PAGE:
Sports people ‘must have say on Meadowbank future’

Green Party MSP and coach Alison Johnstone at the track. Picture: Julie Bull
Green Party MSP and coach Alison Johnstone at the track. Picture: Julie Bull
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CITY chiefs have been urged to include some of Edinburgh’s top sports coaches in a ­working party assembled to take a ­decision on the future of ­Meadowbank Stadium.

A cross-party group made up entirely of councillors and city officials will meet for the first time today to discuss the ­ageing venue.

A questionnaire was ­circulated to sporting groups using Meadowbank in recent days to get their general views on what the stadium is lacking.

But Edinburgh Athletics Club head coach Bill Walker, who trained Scottish sprint ­legend Allan Wells, said he feared the survey was no more than a token gesture.

He said: “It’s a bit concerning that this working party is going up and they’re not ­coming to the clubs first. They should have had a meeting with all the people interested in each sport. Edinburgh is so far behind in sport now compared to Glasgow. Even Aberdeen’s miles ahead now.” Plans unveiled eight years ago to sell off the entire Meadowbank site and build a new stadium in Sighthill were roundly condemned by sporting groups.

Lothian Greens MSP ­Alison Johnstone – a qualified UK ­athletics coach and former ­runner – said authorities needed to make sure the consultation was far more ­thorough this time round.

She said: “It’s really ­important that the options that go forward come from those who use the facility the most, from the experts and the people in the know.

“By the experts I mean the coaches who are on the ground, the volunteers that are delivering the sessions to our young people and to older groups that are there to get fit and for ­routine mobility.

“It’s at least heartening to see that the council is ­undertaking consultation now before the appraisal stage.”

Ms Johnstone also said a site visit on a Monday evening when it was “bursting at the seams” was crucial. “We need a nice national-level stadium that’s fantastic for all our ­grassroots activity that is the bedrock of elite sport, but that’s also capable of hosting decent events that will attract ­international sports people too,” she said.

Olympic sprinter Lynsey Sharp has been among critics to label Meadowbank’s facilities as tired and inadequate.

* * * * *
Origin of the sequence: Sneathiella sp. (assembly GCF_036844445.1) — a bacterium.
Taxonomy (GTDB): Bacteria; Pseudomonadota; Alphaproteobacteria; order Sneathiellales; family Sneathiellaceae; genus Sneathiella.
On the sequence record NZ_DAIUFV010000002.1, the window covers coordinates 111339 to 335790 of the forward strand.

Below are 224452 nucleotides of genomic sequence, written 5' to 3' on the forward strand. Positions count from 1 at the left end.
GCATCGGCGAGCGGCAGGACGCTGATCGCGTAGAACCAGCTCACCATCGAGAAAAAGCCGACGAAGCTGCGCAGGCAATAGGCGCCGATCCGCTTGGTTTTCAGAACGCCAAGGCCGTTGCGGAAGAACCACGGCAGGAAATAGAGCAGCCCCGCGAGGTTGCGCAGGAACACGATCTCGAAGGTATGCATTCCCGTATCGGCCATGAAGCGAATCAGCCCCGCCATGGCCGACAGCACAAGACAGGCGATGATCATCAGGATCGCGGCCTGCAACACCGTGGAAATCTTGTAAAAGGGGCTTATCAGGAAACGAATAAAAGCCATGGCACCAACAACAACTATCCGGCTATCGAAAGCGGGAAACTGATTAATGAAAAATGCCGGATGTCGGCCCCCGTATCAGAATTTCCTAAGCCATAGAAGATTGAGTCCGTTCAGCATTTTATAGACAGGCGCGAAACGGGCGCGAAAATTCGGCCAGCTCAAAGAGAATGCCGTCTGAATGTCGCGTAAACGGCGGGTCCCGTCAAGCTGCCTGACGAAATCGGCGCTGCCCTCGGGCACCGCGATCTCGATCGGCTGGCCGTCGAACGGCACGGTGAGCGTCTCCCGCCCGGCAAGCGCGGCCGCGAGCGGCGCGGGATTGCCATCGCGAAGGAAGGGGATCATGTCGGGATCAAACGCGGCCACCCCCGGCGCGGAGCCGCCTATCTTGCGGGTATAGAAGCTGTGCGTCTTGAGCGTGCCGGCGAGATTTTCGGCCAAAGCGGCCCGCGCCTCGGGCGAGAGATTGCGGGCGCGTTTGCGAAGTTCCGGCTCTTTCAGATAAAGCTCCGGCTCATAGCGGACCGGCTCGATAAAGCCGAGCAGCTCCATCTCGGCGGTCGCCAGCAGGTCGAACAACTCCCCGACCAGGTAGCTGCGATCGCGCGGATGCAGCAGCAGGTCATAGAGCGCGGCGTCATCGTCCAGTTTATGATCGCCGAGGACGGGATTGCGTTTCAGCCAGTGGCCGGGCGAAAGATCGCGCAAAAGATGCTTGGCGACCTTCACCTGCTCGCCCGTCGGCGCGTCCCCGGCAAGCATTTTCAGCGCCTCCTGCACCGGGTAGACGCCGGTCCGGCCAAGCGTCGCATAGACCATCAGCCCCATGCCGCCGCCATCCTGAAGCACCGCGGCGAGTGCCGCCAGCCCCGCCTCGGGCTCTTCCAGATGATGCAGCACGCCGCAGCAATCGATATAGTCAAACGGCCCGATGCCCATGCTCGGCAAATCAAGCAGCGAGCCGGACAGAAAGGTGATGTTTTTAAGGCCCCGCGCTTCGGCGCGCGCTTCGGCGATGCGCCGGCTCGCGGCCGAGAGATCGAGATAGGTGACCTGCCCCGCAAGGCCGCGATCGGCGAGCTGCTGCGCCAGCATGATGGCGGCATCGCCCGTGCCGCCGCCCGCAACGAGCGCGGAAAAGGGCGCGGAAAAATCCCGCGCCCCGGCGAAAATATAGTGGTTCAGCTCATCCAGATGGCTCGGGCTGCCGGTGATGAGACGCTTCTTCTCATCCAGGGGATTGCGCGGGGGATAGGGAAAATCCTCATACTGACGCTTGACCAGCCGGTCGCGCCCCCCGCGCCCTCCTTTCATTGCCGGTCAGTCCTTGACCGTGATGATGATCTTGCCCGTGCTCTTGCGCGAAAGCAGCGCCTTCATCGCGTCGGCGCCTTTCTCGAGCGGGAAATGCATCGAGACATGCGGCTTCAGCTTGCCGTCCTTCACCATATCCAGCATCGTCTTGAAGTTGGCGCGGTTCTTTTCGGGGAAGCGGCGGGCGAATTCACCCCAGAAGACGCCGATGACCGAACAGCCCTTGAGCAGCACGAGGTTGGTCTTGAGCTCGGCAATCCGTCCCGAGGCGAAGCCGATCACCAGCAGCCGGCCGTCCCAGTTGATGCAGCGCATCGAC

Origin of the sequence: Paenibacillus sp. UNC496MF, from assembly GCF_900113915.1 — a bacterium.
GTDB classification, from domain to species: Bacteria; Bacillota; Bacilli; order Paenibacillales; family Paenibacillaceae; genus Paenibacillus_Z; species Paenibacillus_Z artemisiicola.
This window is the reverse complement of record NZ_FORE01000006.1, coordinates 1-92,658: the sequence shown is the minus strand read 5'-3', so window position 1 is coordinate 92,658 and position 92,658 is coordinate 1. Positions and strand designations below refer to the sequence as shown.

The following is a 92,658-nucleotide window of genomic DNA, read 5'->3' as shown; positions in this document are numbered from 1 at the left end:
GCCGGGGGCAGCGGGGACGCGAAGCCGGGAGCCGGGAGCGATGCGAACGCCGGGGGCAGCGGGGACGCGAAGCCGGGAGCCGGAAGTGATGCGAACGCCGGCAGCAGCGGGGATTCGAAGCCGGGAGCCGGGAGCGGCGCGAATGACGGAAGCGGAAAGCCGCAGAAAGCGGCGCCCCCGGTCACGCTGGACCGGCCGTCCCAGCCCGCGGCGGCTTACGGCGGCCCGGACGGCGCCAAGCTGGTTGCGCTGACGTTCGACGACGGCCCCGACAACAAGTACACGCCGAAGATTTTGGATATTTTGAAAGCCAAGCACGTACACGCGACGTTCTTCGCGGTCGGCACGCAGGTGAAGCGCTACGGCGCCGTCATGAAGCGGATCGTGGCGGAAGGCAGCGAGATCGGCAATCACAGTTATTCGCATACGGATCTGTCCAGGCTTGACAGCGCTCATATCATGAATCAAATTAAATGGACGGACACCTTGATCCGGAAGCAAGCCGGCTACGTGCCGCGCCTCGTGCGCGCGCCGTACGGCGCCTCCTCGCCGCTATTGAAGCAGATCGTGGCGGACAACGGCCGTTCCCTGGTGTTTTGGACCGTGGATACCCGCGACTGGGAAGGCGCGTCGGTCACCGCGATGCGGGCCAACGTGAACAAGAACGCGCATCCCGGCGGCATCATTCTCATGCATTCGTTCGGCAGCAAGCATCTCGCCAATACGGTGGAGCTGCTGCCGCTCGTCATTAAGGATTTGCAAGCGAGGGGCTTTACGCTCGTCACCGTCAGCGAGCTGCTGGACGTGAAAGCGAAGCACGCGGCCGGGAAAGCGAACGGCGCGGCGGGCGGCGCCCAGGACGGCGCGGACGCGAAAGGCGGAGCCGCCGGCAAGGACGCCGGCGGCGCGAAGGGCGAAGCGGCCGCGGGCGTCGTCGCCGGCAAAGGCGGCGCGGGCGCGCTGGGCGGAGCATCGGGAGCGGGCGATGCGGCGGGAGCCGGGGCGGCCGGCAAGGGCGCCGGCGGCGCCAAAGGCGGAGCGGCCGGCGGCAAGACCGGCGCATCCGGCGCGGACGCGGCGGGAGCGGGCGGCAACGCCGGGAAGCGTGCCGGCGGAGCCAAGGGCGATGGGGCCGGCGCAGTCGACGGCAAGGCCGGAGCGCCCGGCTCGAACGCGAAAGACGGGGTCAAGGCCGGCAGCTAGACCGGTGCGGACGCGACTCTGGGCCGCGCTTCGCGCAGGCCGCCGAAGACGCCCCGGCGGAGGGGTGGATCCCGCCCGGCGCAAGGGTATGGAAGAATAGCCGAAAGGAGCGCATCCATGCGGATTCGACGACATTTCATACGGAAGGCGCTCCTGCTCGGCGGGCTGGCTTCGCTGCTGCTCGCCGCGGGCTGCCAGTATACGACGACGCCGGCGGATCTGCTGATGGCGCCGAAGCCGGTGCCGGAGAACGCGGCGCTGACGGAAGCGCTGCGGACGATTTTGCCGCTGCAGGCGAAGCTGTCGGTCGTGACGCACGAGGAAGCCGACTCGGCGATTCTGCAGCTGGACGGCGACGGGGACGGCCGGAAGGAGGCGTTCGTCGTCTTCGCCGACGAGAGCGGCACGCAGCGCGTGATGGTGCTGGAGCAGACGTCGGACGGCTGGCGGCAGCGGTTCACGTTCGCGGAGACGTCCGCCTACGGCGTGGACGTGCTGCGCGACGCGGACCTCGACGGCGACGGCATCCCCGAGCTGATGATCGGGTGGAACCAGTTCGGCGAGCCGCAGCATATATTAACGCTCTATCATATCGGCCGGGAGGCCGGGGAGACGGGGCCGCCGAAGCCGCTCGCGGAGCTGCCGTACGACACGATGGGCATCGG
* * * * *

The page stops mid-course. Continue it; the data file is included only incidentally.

Today’s meeting comes with the council having hired The Sports Consultancy, Deloitte Real Estate and Edinburgh-based architects Reiach and Hall to draft a blueprint for the stadium’s proposed overhaul.

City sport convener Councillor Richard Lewis said representatives from sports groups would be added to the working party over coming weeks.

He said: “There was a feeling rightly or wrongly last time – it was before my time as councillor – that the consultative part of the whole process could have been better. I’m very keen to make sure that all the various stakeholders are involved.”

Who’s in . . and who might yet be

AS many as a dozen city council members will get the ball rolling on Meadowbank Stadium’s future today.

City sport convener Councillor Richard Lewis will chair the working party alongside deputy Norma Austin Hart, above.

Opposition parties outside of the administration will also be part of the group, with Cllr Chas Booth, right, to represent the Greens.

The group is yet to include any sporting coaches or recreation bodies such as Edinburgh Leisure.

Top athletics coach Bill Walker, below, and Maggie Bisset, head coach at Meadowbank Gymnastics Club, have both been tipped to join the debate. Mr Walker works with athletes six days a week at Meadowbank, having coached athletics for more than 40 years. Ms Bisset, below, has similarly led Scotland’s longest-running gymnastics club since it was founded four decades ago.

Cllr Lewis, below, said: “So it just doesn’t remain a political body, we need to get all stakeholders involved in the process. I hasten to add it’s a working group – it’s not a political committee. It’s very much about consulting.

“As I said at the beginning of the process with Meadowbank, we start with a blank sheet of paper. We don’t come with any baggage or preconceptions.”